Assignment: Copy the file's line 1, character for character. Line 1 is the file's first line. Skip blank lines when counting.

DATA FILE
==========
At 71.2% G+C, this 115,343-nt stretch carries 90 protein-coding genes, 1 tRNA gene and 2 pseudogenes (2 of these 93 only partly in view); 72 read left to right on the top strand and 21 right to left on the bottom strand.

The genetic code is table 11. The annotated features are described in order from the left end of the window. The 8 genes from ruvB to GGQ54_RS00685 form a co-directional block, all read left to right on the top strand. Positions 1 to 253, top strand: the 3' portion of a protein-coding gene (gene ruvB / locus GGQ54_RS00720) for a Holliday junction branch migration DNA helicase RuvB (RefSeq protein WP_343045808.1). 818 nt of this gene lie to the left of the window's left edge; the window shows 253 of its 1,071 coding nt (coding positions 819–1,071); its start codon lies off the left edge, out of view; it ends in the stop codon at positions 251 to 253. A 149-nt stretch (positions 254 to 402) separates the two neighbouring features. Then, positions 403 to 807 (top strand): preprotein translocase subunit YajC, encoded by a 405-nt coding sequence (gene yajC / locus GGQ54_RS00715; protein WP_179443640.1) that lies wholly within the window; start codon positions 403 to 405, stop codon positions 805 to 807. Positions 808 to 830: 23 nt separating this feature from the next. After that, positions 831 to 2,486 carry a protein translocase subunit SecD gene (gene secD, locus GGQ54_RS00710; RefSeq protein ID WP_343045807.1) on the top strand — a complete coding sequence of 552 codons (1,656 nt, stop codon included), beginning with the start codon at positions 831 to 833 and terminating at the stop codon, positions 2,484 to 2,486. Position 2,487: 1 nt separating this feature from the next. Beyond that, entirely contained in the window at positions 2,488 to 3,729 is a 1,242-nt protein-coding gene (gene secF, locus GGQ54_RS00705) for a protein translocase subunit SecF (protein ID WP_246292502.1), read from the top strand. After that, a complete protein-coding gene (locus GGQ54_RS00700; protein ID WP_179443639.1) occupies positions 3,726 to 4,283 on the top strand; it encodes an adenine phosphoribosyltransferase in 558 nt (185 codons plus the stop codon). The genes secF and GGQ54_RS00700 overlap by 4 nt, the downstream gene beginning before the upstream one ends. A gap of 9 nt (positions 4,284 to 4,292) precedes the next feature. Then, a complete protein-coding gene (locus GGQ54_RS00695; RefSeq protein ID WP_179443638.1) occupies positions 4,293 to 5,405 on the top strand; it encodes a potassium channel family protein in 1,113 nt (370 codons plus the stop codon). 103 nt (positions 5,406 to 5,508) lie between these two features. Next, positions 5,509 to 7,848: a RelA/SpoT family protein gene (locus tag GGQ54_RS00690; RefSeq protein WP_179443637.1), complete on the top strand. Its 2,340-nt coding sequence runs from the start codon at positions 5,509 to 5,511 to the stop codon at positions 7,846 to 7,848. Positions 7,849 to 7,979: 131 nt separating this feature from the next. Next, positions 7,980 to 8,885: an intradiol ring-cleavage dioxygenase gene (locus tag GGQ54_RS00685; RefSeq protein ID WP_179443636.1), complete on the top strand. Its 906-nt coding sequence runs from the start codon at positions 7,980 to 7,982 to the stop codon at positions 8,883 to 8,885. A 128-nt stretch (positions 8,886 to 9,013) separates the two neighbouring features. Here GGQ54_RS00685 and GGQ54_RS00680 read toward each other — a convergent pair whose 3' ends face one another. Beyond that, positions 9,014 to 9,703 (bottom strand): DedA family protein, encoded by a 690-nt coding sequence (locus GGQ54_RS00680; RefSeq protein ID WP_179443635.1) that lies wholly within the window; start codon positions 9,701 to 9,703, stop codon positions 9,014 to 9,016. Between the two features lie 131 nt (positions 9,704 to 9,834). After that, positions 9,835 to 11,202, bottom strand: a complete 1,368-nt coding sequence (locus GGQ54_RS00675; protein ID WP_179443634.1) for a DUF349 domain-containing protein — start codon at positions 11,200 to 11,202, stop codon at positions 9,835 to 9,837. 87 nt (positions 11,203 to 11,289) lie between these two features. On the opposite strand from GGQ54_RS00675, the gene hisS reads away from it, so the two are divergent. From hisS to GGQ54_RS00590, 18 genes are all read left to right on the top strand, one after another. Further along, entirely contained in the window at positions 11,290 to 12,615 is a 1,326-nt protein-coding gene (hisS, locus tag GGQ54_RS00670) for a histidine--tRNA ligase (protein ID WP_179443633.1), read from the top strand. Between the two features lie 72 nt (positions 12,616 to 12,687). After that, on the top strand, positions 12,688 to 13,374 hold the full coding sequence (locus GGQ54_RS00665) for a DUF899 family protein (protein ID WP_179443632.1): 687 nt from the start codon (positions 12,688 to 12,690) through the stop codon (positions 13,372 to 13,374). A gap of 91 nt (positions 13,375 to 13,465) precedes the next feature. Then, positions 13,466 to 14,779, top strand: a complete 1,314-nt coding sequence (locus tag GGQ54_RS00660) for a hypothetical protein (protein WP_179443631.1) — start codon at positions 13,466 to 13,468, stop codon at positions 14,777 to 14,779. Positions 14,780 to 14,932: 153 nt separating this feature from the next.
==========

At 71.2% G+C, this 115,343-nt stretch carries 90 protein-coding genes, 1 tRNA gene and 2 pseudogenes (2 of these 93 only partly in view); 72 read left to right on the top strand and 21 right to left on the bottom strand.